• considering P’s past and present wishes and feelings, especially any relevant written statement made by P when they had capacity
  • the beliefs and values that would be likely to influence P’s decision in question
  • any other factors that P would be likely to consider if they were able to do so

The court will also consider the views of those who care for P, are involved in P’s life and the views of their chosen attorney or their deputy. Any decision reached by the Court will be based on the relevant evidence put before it and will be made in P’s best interests.

BP v Surrey County Council & Another [2020]

A recent example of how the Court deals with a contested application is the case of BP v Surrey County Council & Another [2020]. Lockdown and restrictions on visits have been particularly hard for families with relatives in care homes, often causing disagreement. In this case, P’s daughter made an application for her father (P) to move from the care home and live with her as the restrictions made it difficult to maintain contact with P. P has Alzheimer’s, is deaf and struggled making contact via video link. 

The Court looked at all the evidence, including P’s needs and how they are met, and dismissed the daughter’s application since she could not realistically provide 24-hour care to her father on her own.  However, the Court acknowledged the benefits to P to have contact with loved ones and approved the plan which the parties had drawn up to help P maintain as much contact as possible with his family. This included the creative use of a communication board to help P use Skype and the exploration of concurrent instant messaging.

Who pays for Court of Protection proceedings?

Court proceedings are expensive and special provisions are made under The Court of Protection Rules 2017. The general rule relating to property and affairs is that the costs of the proceedings are paid by P or charged to P’s estate. By contrast, in proceedings involving health and welfare, each party bears its own costs; and in the case of joint applications, the costs are apportioned.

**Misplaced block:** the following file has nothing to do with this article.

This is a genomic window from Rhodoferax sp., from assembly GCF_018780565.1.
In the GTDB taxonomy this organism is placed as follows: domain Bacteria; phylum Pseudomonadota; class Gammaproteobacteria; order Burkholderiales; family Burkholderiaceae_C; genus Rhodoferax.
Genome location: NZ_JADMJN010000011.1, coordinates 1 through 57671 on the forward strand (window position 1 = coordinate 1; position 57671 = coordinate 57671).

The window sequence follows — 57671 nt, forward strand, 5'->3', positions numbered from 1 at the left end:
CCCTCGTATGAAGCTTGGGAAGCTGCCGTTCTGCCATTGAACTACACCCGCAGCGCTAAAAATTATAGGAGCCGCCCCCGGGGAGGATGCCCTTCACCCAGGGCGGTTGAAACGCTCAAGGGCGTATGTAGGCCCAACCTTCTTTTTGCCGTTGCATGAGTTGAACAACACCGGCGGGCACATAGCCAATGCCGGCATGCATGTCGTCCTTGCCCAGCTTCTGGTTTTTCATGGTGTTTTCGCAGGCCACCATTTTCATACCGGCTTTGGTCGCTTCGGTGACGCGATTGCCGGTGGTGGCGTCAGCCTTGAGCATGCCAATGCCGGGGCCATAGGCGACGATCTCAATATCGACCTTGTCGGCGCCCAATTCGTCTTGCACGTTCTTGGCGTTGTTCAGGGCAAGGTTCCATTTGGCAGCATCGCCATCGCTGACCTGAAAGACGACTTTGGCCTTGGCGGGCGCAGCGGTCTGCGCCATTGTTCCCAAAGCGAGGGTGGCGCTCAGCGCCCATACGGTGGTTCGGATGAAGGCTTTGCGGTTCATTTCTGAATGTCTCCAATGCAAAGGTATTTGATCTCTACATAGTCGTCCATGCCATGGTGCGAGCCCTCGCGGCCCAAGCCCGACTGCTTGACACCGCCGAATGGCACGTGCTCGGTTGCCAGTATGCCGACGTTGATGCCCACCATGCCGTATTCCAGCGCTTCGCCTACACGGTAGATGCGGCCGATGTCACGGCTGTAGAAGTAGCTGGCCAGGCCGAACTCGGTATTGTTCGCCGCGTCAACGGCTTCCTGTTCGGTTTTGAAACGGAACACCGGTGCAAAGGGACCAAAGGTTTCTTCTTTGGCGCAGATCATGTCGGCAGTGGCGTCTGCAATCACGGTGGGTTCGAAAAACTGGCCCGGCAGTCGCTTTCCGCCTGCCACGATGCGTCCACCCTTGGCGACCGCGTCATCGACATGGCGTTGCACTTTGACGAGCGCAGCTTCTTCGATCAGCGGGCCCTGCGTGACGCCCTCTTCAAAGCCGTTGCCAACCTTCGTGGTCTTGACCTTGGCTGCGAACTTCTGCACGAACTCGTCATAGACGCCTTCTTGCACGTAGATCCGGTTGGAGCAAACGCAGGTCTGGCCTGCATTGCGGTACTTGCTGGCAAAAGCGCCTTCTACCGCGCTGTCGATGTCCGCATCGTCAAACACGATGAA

The Court does, however, have the discretion to depart from the general rule in certain instances and more recently, the court has made use of this discretion. In 2018, the court awarded costs against the applicant in London Borough of Lambeth v MCS, with the judge ruling that "circumstances of this case are so poor and so extreme (both in relation to institution of proceedings and their subsequent conduct) that I should make an order that the costs of the proceedings should be born [sic] by the Applicant". In another case, JBN PG v DJN [2019], the court again departed from the rule due to failings by the Public Guardian.


One of the determining features of a civilised society is the way in which it treats its most vulnerable citizens. The five principles of MCA, which guide the work of the Court of Protection, have revolutionised the way in which vulnerable people are treated, restoring their dignity and ensuring that their best interests lie at the core of any decision-making.

The work done by the Court of Protection is more important than ever, not only because of the pandemic, which has affected the vulnerable disproportionately, but also because more people have been made painfully aware of the consequences of not thinking carefully about what might happen if they lose mental capacity in the future. 

About the author

Mitra Mann is a Senior Associate at Wright Hassall who is a specialist in both, contentious probate and contentious court of protection work.

See also

What you need to know about lasting power of attorney (LPA)

Using a caveat to prevent a grant of probate

Simultaneous death: who inherits?

How to make or amend a will during the Coronavirus (COVID-19) lockdown

Find out more

Court of Protection (GOV.UK)

Mental Capacity Act (NHS)

Mental Capacity Act 2005 (Legislation)

The Court of Protection Rules 2017 (Legislation)

Image: Getty Images

Publication date: 5 February 2021

Any opinion expressed in this article is that of the author and the author alone, and does not necessarily represent that of The Gazette.